Sleep amnesia

photo by Greg Lincoln

by Greg Lincoln

There is a very brief moment in time that occurs between the moments when you come out of unconsciousness from sleep and full wakefulness. During this time between sleep and full consciousness your eyes are still closed and to those who may be observing, it looks like you are still in dreamland.

It has happened to us and I know that others have experienced this before.

How do we know? Here’s an example.

To make a long story short, we read an article where a person experienced and remembered waking up but weren’t yet fully awake and they were cognitive, they could think thoughts. And everything was great, all the bad and negative things were forgotten for that time being and they were enjoying the happiness.

Then they woke up and all the harsh realities of life came rushing back.

The article wasn’t about this at all, it was about something completely different, but this was thrown in as part of the story.

During these moments, everything that is unpleasant or sad or painful is forgotten. It is like those things do not exist in that brief moment, it is something like a happy zone, but natural.

It is almost like having amnesia, but you are still not full awake. This makes this time almost like a perfect world.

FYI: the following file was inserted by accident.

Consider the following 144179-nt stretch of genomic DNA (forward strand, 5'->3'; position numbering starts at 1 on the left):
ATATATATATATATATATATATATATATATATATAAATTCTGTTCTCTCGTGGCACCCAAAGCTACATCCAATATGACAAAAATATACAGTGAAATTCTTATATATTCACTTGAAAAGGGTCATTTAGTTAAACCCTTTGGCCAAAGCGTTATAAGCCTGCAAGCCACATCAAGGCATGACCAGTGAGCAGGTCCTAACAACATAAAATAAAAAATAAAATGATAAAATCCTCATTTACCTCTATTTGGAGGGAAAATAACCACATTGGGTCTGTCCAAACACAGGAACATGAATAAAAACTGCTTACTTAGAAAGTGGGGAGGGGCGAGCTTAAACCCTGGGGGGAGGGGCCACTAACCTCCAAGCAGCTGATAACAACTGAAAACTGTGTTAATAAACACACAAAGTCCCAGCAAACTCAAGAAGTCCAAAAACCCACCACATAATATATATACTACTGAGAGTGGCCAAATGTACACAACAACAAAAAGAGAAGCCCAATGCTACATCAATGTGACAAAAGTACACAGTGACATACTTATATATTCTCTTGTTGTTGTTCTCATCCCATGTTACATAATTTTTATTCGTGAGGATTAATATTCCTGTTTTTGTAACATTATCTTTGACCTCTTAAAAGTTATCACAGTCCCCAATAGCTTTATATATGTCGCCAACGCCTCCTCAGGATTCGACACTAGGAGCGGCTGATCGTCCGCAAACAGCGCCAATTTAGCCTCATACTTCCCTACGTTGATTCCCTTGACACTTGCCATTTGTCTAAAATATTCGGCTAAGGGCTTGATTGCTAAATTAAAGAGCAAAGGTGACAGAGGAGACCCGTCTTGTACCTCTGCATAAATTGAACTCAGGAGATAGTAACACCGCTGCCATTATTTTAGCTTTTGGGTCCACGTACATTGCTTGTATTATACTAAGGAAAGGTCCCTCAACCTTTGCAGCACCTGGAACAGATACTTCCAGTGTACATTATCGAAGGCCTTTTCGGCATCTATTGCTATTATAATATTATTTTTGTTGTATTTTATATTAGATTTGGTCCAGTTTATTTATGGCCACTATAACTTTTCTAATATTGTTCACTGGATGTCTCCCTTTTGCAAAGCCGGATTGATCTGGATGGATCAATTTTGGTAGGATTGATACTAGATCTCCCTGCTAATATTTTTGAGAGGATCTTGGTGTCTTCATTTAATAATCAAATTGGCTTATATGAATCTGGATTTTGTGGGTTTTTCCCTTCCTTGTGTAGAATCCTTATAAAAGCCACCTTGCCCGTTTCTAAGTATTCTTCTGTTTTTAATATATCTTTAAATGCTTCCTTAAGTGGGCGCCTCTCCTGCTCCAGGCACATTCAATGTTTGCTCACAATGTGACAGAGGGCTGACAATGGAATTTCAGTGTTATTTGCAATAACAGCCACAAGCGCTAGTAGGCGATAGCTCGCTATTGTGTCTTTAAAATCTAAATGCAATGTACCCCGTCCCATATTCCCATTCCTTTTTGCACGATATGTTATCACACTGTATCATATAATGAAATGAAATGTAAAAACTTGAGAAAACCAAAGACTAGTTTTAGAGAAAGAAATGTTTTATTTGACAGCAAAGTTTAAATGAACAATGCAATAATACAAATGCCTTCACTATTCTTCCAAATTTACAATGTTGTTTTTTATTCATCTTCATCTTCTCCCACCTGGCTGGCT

And it does not happen all the time because there are times when you are jolted out of deep sleep by things such as your alarm clock for instance.

Is it a built-in mechanism in the way our brains and minds work that give us respite from the world’s problems, our problems, including our grief? I would like to think so. During this time all grief is forgotten, even if it is just for a moment.

Is there a scientific term for this? Naam, maybe.

Maybe this is strange and how could we even talk about it. It seems so weird. But grief makes you do and think things that you normally would not do or think.

During times in the aftermath of a passing of loved one, there may be awkward moments when no one knows anything to say or to do or they have not heard yet.

One thing to do is to have an advocate stand in your stead, to fill that gap and be the bridge from you to the outside world. A trusted friend who can use the right words to let others know on your behalf. A pastor, a pastor’s wife, your supervisor, or your boss are some options.

If you think about it, you may already know who your advocates are, your friends closer than a brother, those who stick by you in the rough times as well as the smooth.

Each week we relive and rehash and ruminate and contemplate, struggling with our thoughts and keeping our composure. We continue to miss our beloved, we talk to her, we talk to the Lord in prayer, we plead and we cry neverendingly. What do we plead for? For a thread of hope which is only as strong as our trust.

Quyana to family for the gifts of Eskimo Food and for sharing. We appreciate your continued support and thank you for the prayers, hugs, and for thinking of us.

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